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Common Mental Health Issues that Co-occur with Substance Abuse

Although there is still some confusion as to whether mental health issues cause substance abuse or if substance abuse causes mental health issues, most scientists are beginning to agree that it is both. According to the Department of Health and Human Services, mental health issues and substance abuse commonly occur together. There are a few types of disorders that are more prevalent among those that abuse substances. These types fall into the categories of depression, anxiety, schizophrenia, and personality disorders.

Depressive Disorders

Mental Health Issues

Depression and substance abuse disorders often co-occur.

Depression is very common when it comes to substances abuse. People who suffer from a depressive disorder often use drugs to self-medicate. When someone does this it, it often makes the disorder worse rather than better. Although there are several individual depressive disorders most of the symptoms are the same. These symptoms are:

  • loss of interest in normal activities
  • energy loss
  • insomnia
  • over sleeping
  • feeling worthless
  • low self-esteem
  • suicidal thoughts
  • changes in weight
  • intense sadness

People who experience these symptoms and are addicted to a substance need help immediately. You can find the help that you need by calling 800-487-1890 (Who Answers?) . We can find you the treatment that you need in order to defeat both the drug use and the disorder.

Anxiety Disorders

Anxiety disorders encompass a broad range of conditions. Most of these conditions are characterized by:

  • fearful responses to situations that are out of context
  • uncontrollable panic and fear
  • altering your personality, responses, and lifestyle to accommodate the fear
  • panic attacks

Anxiety disorders are often found as the cause of the addiction, as a result of not having the drug, and as a result of withdrawal. A few of the anxiety disorders many people experience are:

  • OCD or obsessive compulsive disorder  – characterized by obsessive disturbing thoughts that you cannot get rid of no matter how hard you try
  • panic disorder – mainly characterized by panic attacks, some so severe they mimic a heart attack
  • phobic disorder – an irrational feel of a thing or situation
  • PTSD or post traumatic stress disorder – an anxious response to trauma that gradually invades a person’s life. A PTSD episode can happen anywhere at any time. Drug abuse itself can cause PTSD.

Why Does Depression often Cause Substance Abuse?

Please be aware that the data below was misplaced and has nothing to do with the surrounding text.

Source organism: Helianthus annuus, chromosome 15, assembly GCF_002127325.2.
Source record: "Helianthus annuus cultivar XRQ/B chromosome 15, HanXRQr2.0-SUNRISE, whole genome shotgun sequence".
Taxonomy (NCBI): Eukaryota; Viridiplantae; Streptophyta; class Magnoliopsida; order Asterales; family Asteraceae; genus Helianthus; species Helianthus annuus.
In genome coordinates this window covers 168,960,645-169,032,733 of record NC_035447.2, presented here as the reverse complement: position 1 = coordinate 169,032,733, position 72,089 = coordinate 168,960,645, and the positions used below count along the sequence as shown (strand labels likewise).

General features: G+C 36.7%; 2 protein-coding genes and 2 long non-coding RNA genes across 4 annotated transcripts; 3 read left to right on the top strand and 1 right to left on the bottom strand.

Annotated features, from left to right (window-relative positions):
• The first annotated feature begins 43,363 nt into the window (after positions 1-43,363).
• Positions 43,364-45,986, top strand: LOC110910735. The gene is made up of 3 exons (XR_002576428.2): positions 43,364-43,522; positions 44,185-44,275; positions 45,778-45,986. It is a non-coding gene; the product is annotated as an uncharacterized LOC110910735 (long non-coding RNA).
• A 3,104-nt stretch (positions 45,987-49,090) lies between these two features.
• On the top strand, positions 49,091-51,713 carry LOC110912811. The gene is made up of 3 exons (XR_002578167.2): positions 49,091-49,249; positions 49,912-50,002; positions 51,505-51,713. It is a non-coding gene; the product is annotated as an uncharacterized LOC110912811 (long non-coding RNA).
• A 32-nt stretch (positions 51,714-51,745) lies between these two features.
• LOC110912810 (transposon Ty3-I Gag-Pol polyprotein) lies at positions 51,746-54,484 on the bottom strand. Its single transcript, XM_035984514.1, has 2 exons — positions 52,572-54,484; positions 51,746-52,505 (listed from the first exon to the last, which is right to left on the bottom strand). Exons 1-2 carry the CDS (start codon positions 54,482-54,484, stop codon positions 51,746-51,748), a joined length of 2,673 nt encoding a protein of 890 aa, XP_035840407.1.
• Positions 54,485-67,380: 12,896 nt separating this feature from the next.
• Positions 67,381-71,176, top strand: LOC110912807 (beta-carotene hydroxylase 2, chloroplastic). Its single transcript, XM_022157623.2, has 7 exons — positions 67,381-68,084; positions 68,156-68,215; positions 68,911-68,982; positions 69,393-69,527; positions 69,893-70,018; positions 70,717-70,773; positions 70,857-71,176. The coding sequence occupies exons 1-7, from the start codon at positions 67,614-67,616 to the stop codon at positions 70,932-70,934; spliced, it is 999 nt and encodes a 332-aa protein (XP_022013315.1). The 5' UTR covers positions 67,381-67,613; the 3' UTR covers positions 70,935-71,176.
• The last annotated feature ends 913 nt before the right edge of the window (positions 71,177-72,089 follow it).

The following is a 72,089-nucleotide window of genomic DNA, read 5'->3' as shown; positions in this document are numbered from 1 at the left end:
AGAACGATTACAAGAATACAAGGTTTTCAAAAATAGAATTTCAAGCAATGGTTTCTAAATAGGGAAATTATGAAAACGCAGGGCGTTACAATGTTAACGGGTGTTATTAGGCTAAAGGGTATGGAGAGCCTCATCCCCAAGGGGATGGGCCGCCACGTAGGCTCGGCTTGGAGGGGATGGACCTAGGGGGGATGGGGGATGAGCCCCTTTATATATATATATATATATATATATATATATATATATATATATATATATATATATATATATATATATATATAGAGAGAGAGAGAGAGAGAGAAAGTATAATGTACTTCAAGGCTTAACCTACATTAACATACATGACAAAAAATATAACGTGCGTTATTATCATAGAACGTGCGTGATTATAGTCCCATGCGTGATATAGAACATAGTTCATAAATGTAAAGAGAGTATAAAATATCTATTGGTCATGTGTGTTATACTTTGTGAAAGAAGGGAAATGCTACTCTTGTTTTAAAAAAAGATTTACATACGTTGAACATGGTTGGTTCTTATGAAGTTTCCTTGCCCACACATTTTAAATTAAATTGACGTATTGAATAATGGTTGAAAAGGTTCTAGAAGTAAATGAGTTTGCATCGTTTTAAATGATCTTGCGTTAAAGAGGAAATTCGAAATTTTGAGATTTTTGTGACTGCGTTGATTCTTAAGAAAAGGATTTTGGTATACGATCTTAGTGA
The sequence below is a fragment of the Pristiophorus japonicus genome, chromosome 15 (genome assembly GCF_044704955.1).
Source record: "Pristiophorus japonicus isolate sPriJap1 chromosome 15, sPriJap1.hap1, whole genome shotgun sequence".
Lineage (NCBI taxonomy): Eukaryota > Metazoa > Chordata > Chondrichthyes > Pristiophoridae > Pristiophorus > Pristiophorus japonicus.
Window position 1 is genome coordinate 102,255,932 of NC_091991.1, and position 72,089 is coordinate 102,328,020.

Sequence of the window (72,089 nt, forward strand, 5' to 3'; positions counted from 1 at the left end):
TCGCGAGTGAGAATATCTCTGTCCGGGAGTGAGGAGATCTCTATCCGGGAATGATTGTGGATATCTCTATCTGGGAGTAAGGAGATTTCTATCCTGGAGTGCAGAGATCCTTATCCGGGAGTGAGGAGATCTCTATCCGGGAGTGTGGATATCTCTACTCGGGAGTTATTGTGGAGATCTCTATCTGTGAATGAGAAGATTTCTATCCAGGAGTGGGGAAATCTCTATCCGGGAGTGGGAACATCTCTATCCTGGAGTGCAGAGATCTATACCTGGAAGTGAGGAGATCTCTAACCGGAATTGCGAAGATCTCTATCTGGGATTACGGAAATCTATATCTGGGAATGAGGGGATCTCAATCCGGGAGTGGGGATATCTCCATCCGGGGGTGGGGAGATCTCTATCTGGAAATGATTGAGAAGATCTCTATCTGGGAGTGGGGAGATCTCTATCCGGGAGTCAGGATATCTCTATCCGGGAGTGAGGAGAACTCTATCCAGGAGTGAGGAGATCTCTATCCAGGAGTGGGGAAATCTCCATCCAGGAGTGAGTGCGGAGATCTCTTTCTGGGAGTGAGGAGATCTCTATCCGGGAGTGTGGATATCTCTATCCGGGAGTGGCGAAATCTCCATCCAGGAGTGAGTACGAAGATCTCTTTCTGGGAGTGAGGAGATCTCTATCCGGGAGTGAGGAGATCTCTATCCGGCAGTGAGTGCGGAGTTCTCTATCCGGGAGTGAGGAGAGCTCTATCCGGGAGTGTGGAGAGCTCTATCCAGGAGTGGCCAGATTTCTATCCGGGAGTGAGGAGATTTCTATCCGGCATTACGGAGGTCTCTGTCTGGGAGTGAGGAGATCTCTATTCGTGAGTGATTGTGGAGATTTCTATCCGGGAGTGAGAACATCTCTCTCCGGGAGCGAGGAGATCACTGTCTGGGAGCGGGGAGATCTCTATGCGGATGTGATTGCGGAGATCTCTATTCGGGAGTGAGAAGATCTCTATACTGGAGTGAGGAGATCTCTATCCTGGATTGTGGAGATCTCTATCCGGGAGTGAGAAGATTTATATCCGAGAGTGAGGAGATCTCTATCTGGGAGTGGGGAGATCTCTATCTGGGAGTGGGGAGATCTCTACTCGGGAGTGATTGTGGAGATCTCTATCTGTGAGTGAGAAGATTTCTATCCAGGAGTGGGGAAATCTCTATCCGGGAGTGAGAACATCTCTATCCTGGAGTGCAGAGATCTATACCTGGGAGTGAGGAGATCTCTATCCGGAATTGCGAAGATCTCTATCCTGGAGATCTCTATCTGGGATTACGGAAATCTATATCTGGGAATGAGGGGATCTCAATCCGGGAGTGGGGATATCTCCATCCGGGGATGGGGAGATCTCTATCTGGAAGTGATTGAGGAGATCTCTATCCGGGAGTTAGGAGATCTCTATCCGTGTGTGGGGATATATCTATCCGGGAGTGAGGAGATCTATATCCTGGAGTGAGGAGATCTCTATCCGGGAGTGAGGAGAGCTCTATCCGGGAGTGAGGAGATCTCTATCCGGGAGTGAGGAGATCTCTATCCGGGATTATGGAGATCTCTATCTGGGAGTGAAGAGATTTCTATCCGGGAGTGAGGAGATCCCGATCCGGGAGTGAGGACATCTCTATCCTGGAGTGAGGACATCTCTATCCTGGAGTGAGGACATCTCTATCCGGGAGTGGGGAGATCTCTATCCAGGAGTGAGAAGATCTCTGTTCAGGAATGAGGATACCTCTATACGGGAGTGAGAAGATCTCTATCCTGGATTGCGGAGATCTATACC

Schizophrenic Disorders

Schizophrenic disorders are sometimes dangerous. There are a variety of types of schizophrenia that cause substance abuse. People use drugs to quiet the symptoms of schizophrenia. Each type of schizophrenia has its own symptoms.

  • paranoid schizophrenia – the person suffering from this feels that everyone and everything is out to do them harm
  • hallucinatory schizophrenia – this person hallucinates voices, people, and a variety of other things
  • delusional schizophrenia – this person believes they are something or someone that they are not

These disorders can overlap to form complex schizophrenia. Most schizophrenia is controllable by taking prescription medication to keep the symptoms at bay. Unfortunately, there are many undiagnosed schizophrenics who take to self medicating with illegal drugs.

Personality Disorders

Personality disorders are a complex set of behaviors that often manifest in violent or sociopathic ways. Many people medicate to deal with the absence of real feeling. They want to feel something so they take illegal drugs. Fortunately, with the right treatment personality disorders often get better.

If you are taking drugs to alleviate any of these conditions, it is extremely important that you seek treatment for both the mental health issues and the substance abuse problem. You can do this by calling 800-487-1890 (Who Answers?) . We can help.

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By calling the helpline you agree to the terms of use. We do not receive any commission or fee that is dependent upon which treatment provider a caller chooses. There is no obligation to enter treatment.

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